Following the established party model, Hampton also instigated a Community Control of the Police project, in order to remind the police that they were public servants, and not above the law.
In November 1969, Hampton was appointed to the BPP central committee as chief of staff and also gave a lecture to UCLA law students in California. This was all reported by FBI infiltrator O’Neal, whose bosses were clearly unhappy.
The Chicago chapter of the BPP was becoming one of the strongest in the country, and, despite all attempts to derail it, its Serve the People programme was by far one of the most successful.
O’Neal’s FBI handler, Special Agent Mitchell, decided drastic action was necessary to eliminate the threat that Hampton posed. A detailed floorplan of Hampton’s apartment was drawn up, and an illegal weapons raid was planned.
Initially, the Chicago Police’s ‘Gang Intelligence Unit’ was to handle the raid under the misinformation that the BPP was responsible for the deaths of two of its officers. However, the GIU’s head Thomas Lyons correctly intervened, since there was no evidence at all to link either Hampton or the BPP to the aforementioned killings.
This did not stop Mitchell finding those who would cooperate, however. This time, it was the Special Prosecutions Unit, which assembled a 14-man team for the raid, equipped with pistols, carbines, and even a Thompson sub-machine gun.
At 4.30am on 4 December 1969, the raid took place. The apartment was used that night not only by Hampton and his pregnant partner but also by several BPP members who were ‘crashing’ there for the night, O’Neal having left at 1.30am.
The raid began with the front door to the apartment being kicked open, and the man nearest the door, Mark Clark, being shot point-blank in the chest with a .30 calibre M1 Carbine (a battlefield weapon used by US paratroops during the second world war).
Clark had been sleeping with a shotgun across his lap, and upon being shot his weapon discharged. The Panthers fired no other shots during the raid.
The same policeman who had shot Clark then proceeded to shoot the unarmed 18-year-old Brenda Davis, who was then shot by a second officer. The policemen unleashed automatic fire from the Thompson sub-machine gun through the walls into the bedrooms beyond, with 42 rounds converging on the spot where O’Neal had informed them would be the head of Hampton’s bed.
Amazingly, Hampton was hit just once in the left shoulder by this barrage, although it was a serious wound.
A second team of policemen entered through the rear of the apartment, again shooting as they entered. There then followed a lull in the firing, during which the following exchange took place between two officers, as testified to by surviving witnesses:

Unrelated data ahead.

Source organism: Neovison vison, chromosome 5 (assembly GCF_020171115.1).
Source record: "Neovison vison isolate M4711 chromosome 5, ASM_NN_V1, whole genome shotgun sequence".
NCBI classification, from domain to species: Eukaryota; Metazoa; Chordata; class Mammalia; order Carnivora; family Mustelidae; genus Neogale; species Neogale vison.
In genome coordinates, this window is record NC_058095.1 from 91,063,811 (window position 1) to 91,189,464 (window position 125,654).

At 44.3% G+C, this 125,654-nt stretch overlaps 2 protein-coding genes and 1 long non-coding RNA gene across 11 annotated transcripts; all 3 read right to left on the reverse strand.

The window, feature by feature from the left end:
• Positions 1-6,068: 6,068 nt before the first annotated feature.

“That’s Fred Hampton …”
“Is he dead? Bring him out.”
“He’s barely alive; he’ll make it.”
Two shots were then fired, followed by one of the officers announcing: “He’s good and dead now.”
Fred Hampton, aged 21, had been asleep when first hit, and, as he lay prone on the floor, was shot twice at point-blank range in the head. His body was then dragged into the doorway in a pool of blood.
The police opened fire on the remaining bedroom, hitting several Panthers repeatedly. The survivors were beaten, dragged into the street, and arrested on a charge of the attempted murder of the police officers who had carried out the raid, and aggravated assault.
The survivors were assigned bail of $100,000 each, yet five months later all charges against them were dropped.
The official investigation into the shootings was a farce, and it was left up to the survivors and the BPP to pursue a civil case against the SPU and the FBI. Finally, in 1983, it was acknowledged that there “had in fact been an active governmental conspiracy to deny Hampton, Clark and the BPP plaintiffs their civil rights”.
Damages of $1.85m were awarded to the survivors and the families of the deceased. The organisers and perpetrators of the assassination of Fred Hampton served not one day for the offence, and, by the time it was acknowledged by the US justice system, the Cointelpro programme had served its purpose in destroying the BPP from the inside.
What set Fred Hampton apart from so many other would-be revolutionaries of the late 1960s was his dedication to both theory and practice. It was this that made him such a dangerous adversary of the US bourgeoisie.
Comrade Hampton was not manipulated by the racism he suffered and witnessed. He was not blinded by hate or prejudice, but rather he was motivated by the true spirit of proletarian internationalism: a love of the people.
In 1968, Hampton clarified the distinction between reaction and revolution with the following statement:
“You know, a lot of people have hang-ups with the party because the party talks about a class struggle. We say primarily that the priority of this struggle is class. That Marx and Lenin and Che Guevara and Mao Zedong and anybody else that has ever said or knew or practised anything about revolution always said that a revolution is a class struggle.
“It was one class – the oppressed, and that other class – the oppressor. And it’s got to be a universal fact. Those that don’t admit to that are those that don’t want to get involved in a revolution, because they know as long as they’re dealing with a race thing, they’ll never be involved in a revolution.”
The saying most often associated with Fred Hampton is: “You can kill a revolutionary, but you cannot kill a revolution. You can jail a liberation fighter, but you cannot jail liberation.”
Fred Hampton Jnr was born a few months after his father’s murder. He, too, is active in the African-American revolutionary movement and has spent almost nine years in jail on politically-related charges.
He is currently the chairman of the Prisoners of Conscience Committee.